by Gina Trapani
When was the last time you backed up the important files on your computer? Last year when your best friend called in tears after the Blue Screen of Death ate her thesis?
Yeah, I thought so.
Hard drives fail. It's a fact of computing life. It's not a matter of whether or not your computer's disk will fry, it's a matter of when. The question is how much it will disrupt your life.
Don't expect yourself to remember to back up your data, or stack your closet full of burned CD's or DVD's. Today we're going to set up automated nightly, weekly, monthly local and off-site backups for your PC using free software. Once you get this up and running, you'll never have to worry about losing data again.
What you'll need:
Here's how to get your backups up and running.
Wash, rinse and repeat twice for Weekly Local Backup and Monthly Local Backup profiles, but point them at the appropriate directories and also set the schedule to, um, weekly and monthly, respectively. Once you're all set up, you can run each job as a test (it'll take a long time, depending on how much data you've got), or just leave things to run on their own. Once all 3 profiles have run, you'll have 3 copies of your most important data on your external drive getting updated every night, week and month. If something goes wrong and the backups fail, you get an email notification letting you know.
This means if your hard drive fries? The most data you'll lose is a day's worth. If you overwrote an important file? Recover last week's or last month's copy.
UPDATE: Reader Patrick points out that if you make bad changes the last day of the week AND month, those changes will replicate to your backups and you can lose data. One way to avoid that is to schedule bi-monthly (every other month) backup as well. Thanks, Patrick!
Now, our backup plan doesn't stop there. If your computer's hard drive buys the farm, you're covered, but what if your house burns down or gets burglarized? You want your most important data somewhere OFF site as well. This is where your FTP server comes in. Create a last SyncBack profile called "Nightly Remote Backup" that sends all your important data over the wire from, say, your hard drive in New York to your FTP server in Atlanta. If you don't like the idea of your data on someone else's server, check out the compression tab: you can have your files zipped up and passworded before they get FTP'ed for a little extra security.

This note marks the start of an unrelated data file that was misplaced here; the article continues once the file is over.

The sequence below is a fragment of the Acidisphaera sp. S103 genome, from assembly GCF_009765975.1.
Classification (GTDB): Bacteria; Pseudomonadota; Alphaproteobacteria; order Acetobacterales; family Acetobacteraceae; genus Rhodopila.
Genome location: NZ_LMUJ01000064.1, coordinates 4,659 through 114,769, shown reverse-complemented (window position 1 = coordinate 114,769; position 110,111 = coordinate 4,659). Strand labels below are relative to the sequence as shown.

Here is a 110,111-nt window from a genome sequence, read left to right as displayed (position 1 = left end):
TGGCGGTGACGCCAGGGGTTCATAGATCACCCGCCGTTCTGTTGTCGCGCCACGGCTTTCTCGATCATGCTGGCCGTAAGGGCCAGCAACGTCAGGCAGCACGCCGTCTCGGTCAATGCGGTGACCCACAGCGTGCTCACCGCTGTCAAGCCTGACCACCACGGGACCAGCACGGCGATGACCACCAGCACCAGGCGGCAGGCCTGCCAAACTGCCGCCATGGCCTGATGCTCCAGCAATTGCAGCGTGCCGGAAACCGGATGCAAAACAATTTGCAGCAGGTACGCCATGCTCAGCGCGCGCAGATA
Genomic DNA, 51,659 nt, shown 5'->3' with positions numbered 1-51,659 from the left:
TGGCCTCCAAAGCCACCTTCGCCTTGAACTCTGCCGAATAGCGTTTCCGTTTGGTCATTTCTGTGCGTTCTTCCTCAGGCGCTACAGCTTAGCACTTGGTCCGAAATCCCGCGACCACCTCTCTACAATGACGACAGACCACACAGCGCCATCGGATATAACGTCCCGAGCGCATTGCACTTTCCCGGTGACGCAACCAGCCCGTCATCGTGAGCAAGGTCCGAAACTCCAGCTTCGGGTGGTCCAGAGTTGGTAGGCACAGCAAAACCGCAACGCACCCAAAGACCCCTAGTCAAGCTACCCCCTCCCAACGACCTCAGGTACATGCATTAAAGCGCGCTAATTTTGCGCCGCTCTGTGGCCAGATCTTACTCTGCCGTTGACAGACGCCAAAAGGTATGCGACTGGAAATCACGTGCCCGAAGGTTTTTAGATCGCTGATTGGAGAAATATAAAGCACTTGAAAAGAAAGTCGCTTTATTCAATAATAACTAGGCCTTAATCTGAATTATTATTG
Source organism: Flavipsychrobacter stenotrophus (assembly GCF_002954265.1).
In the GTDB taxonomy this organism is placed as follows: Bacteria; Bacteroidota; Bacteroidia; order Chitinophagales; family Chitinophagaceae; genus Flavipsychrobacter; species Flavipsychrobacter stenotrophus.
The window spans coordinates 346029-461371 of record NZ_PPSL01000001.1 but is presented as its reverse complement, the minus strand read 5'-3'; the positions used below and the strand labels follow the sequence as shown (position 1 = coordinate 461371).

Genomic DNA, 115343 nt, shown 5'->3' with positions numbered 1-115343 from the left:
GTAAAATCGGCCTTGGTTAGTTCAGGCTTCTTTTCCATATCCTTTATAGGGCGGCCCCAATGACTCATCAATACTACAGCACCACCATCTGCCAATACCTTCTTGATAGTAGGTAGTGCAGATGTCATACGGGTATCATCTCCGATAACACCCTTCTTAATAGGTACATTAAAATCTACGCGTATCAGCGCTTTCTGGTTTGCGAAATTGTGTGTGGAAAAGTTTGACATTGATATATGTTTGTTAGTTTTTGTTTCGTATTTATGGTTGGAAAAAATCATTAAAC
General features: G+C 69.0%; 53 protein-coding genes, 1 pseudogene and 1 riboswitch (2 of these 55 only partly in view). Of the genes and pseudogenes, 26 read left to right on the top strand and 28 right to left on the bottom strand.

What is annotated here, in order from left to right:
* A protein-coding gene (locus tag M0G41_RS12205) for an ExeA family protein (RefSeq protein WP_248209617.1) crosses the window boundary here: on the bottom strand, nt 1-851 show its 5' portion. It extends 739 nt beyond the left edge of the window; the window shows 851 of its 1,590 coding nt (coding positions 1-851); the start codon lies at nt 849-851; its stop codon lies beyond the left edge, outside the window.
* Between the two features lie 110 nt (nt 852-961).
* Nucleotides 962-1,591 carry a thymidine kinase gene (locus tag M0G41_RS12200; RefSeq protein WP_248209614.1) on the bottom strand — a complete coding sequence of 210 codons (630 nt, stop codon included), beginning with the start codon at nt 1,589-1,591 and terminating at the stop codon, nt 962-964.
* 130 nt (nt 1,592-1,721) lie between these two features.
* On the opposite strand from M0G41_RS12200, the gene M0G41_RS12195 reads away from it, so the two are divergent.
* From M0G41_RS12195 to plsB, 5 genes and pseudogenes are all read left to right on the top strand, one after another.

Update: An astute reader points out that compression is not enabled for FTP backup. So, create a profile that compresses and passwords your files and set it to run BEFORE your FTP profile which transfers the zips. Thanks, Ralph!
That's it! Once your automated backup system is up and running you can rest easy knowing that if Something Bad happens, chances are your data will be safe.
Backup geeks and the curious should be sure to paw through all of SyncBack's tabs and options, there's tons of them. For example, in the "Autoclose" tab, set SyncBack to shut down any programs with a word you specify in the title bar before it runs a backup job. The "Programs" tab lets you set commands to run before and after backup happens - handy for database or source repository dumps, exporting your Instiki wiki to HTML and anything else you want to move or mash before you back up.
There are a million and one programs and ways to backup your hard drive, and this is just one of them. How do you ensure your data's security and redundancy? Do tell in the comments or at tips at lifehacker.com.
Gina Trapani, the editor of Lifehacker, wishes the world automated, worry-free, continually-running backups. Her semi-weekly feature, Geek to Live, appears every Wednesday and Friday on Lifehacker. Subscribe to the Geek to Live feed to get new installments in your newsreader.2 77Reply 77Discuss